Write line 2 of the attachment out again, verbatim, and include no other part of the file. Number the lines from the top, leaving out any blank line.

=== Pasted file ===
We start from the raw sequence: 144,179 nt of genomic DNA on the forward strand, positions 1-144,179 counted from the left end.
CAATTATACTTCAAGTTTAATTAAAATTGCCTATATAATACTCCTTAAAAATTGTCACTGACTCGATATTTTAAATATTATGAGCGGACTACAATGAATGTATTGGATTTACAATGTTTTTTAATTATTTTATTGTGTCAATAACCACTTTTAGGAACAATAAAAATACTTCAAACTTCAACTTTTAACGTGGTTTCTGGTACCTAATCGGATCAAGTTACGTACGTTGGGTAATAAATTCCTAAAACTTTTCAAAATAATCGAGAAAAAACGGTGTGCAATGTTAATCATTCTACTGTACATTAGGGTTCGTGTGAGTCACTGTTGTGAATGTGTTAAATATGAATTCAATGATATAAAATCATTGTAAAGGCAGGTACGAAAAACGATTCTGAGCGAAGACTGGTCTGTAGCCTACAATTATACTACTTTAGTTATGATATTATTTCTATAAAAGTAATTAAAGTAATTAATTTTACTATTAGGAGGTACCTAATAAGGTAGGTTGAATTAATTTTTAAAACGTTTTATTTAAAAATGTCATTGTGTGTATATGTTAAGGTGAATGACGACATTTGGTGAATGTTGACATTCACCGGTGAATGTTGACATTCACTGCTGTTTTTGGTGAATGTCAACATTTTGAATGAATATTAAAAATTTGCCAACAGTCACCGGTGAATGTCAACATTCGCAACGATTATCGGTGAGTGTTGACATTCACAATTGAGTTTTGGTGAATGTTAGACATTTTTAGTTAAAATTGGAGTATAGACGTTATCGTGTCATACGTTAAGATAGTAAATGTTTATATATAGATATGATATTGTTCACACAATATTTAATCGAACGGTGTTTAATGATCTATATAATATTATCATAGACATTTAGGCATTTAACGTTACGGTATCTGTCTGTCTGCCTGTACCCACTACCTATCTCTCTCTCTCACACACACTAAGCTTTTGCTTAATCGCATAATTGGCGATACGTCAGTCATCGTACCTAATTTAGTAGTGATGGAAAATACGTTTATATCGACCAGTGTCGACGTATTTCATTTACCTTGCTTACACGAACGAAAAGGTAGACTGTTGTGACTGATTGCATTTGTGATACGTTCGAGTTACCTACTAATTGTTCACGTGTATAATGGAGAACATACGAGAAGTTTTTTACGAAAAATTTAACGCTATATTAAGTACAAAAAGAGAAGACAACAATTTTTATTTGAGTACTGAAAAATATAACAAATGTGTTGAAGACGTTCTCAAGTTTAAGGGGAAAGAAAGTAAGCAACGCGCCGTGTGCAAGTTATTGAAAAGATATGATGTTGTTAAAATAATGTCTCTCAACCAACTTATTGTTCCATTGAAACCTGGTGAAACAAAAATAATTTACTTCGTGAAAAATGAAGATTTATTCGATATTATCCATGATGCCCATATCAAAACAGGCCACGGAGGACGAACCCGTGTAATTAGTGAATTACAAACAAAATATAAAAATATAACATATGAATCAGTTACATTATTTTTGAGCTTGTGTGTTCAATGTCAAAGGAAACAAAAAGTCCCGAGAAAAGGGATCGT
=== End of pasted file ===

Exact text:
CAATTATACTTCAAGTTTAATTAAAATTGCCTATATAATACTCCTTAAAAATTGTCACTGACTCGATATTTTAAATATTATGAGCGGACTACAATGAATGTATTGGATTTACAATGTTTTTTAATTATTTTATTGTGTCAATAACCACTTTTAGGAACAATAAAAATACTTCAAACTTCAACTTTTAACGTGGTTTCTGGTACCTAATCGGATCAAGTTACGTACGTTGGGTAATAAATTCCTAAAACTTTTCAAAATAATCGAGAAAAAACGGTGTGCAATGTTAATCATTCTACTGTACATTAGGGTTCGTGTGAGTCACTGTTGTGAATGTGTTAAATATGAATTCAATGATATAAAATCATTGTAAAGGCAGGTACGAAAAACGATTCTGAGCGAAGACTGGTCTGTAGCCTACAATTATACTACTTTAGTTATGATATTATTTCTATAAAAGTAATTAAAGTAATTAATTTTACTATTAGGAGGTACCTAATAAGGTAGGTTGAATTAATTTTTAAAACGTTTTATTTAAAAATGTCATTGTGTGTATATGTTAAGGTGAATGACGACATTTGGTGAATGTTGACATTCACCGGTGAATGTTGACATTCACTGCTGTTTTTGGTGAATGTCAACATTTTGAATGAATATTAAAAATTTGCCAACAGTCACCGGTGAATGTCAACATTCGCAACGATTATCGGTGAGTGTTGACATTCACAATTGAGTTTTGGTGAATGTTAGACATTTTTAGTTAAAATTGGAGTATAGACGTTATCGTGTCATACGTTAAGATAGTAAATGTTTATATATAGATATGATATTGTTCACACAATATTTAATCGAACGGTGTTTAATGATCTATATAATATTATCATAGACATTTAGGCATTTAACGTTACGGTATCTGTCTGTCTGCCTGTACCCACTACCTATCTCTCTCTCTCACACACACTAAGCTTTTGCTTAATCGCATAATTGGCGATACGTCAGTCATCGTACCTAATTTAGTAGTGATGGAAAATACGTTTATATCGACCAGTGTCGACGTATTTCATTTACCTTGCTTACACGAACGAAAAGGTAGACTGTTGTGACTGATTGCATTTGTGATACGTTCGAGTTACCTACTAATTGTTCACGTGTATAATGGAGAACATACGAGAAGTTTTTTACGAAAAATTTAACGCTATATTAAGTACAAAAAGAGAAGACAACAATTTTTATTTGAGTACTGAAAAATATAACAAATGTGTTGAAGACGTTCTCAAGTTTAAGGGGAAAGAAAGTAAGCAACGCGCCGTGTGCAAGTTATTGAAAAGATATGATGTTGTTAAAATAATGTCTCTCAACCAACTTATTGTTCCATTGAAACCTGGTGAAACAAAAATAATTTACTTCGTGAAAAATGAAGATTTATTCGATATTATCCATGATGCCCATATCAAAACAGGCCACGGAGGACGAACCCGTGTAATTAGTGAATTACAAACAAAATATAAAAATATAACATATGAATCAGTTACATTATTTTTGAGCTTGTGTGTTCAATGTCAAAGGAAACAAAAAGTCCCGAGAAAAGGGATCGT